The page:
On the Global Livable Cities Index, the first U.S. city doesn’t appear until No. 17


There are about a million and three different ways to rank cities — here, here, and here as examples — but it is broadly relevant to do so, or at least have some metrics assigned to cities. In the 1950s, about 1/3 of the world lived in cities. By the 2050s, the belief is that close to 80 percent of the world will live in cities. That’s a huge shift over 100 years. This is part of the reason, but only part. Now, where you want to live — city or town, location in general — is a complex mix of individual factors, so any given survey can’t necessarily explain you. (Also, if airfare becomes insanely priced in the 2040s, people may choose to live closer to their core families, which would have pretty drastic impact on the economy, I’d reckon.)

Anyway, all that said — there’s a new study out. Let’s analyze it breathlessly. 

It’s called The Global Livable Cities Index — you can find a summary of results here, and a press release/link here. The researchers broke global cities into two tiers. The first tier is “clout,” which are economically-driven cities, for the most part. Think global hubs. Think about this. The second tier is “pleasant living,” so things like climate, transit, and environment. The two tiers use these indicators within each tier:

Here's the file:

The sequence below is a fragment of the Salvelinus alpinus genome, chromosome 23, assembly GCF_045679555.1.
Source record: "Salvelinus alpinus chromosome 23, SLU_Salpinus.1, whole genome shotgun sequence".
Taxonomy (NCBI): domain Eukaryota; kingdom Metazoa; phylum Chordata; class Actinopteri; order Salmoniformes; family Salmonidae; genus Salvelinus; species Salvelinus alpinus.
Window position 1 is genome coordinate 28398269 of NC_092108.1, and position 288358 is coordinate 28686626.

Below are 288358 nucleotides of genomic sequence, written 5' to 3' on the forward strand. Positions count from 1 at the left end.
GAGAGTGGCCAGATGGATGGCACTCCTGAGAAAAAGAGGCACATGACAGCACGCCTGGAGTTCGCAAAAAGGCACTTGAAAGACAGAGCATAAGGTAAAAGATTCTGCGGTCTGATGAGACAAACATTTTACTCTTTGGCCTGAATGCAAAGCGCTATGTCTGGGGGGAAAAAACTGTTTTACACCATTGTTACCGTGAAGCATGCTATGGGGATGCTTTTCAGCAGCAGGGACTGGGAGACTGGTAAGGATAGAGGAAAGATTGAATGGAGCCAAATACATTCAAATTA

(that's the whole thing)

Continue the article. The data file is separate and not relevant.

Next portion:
• Economic vibrancy and competitiveness
  • Domestic security and stability
  • Public governance
  • Socio-cultural conditions
  • Environmental friendliness/sustainability

(Others were used as well.)

When you take the two tiers together, here’s the top 10 overall (combining “clout” and “pleasant living”):

  1. Geneva
  2. Zurich
  3. Singapore
  4. Copenhagen
  5. Helsinki
  6. Luxembourg
  7. Stockholm
  8. Berlin
  9. Hong Kong
  10. Auckland

Stop for a second. Notice anything?

There’s not a single U.S. city on the list so far. 

One reason might be that U.S. cities are a bit more aligned on “clout” — consider this, for example — and a bit less on “pleasant living.”

Let’s keep going.

11. Melbourne

12. Sydney

13. Paris

14. Vancouver

15. Amsterdam

16. Osaka

17. New York City

There we go. Number 17!

(Los Angeles and Philadelphia are 19/20, so the U.S. did have three in the top 20 of this particular study.)

The Economist did this same type of thing, by the way, and Melbourne won for the third year in a row.


Ted Bauer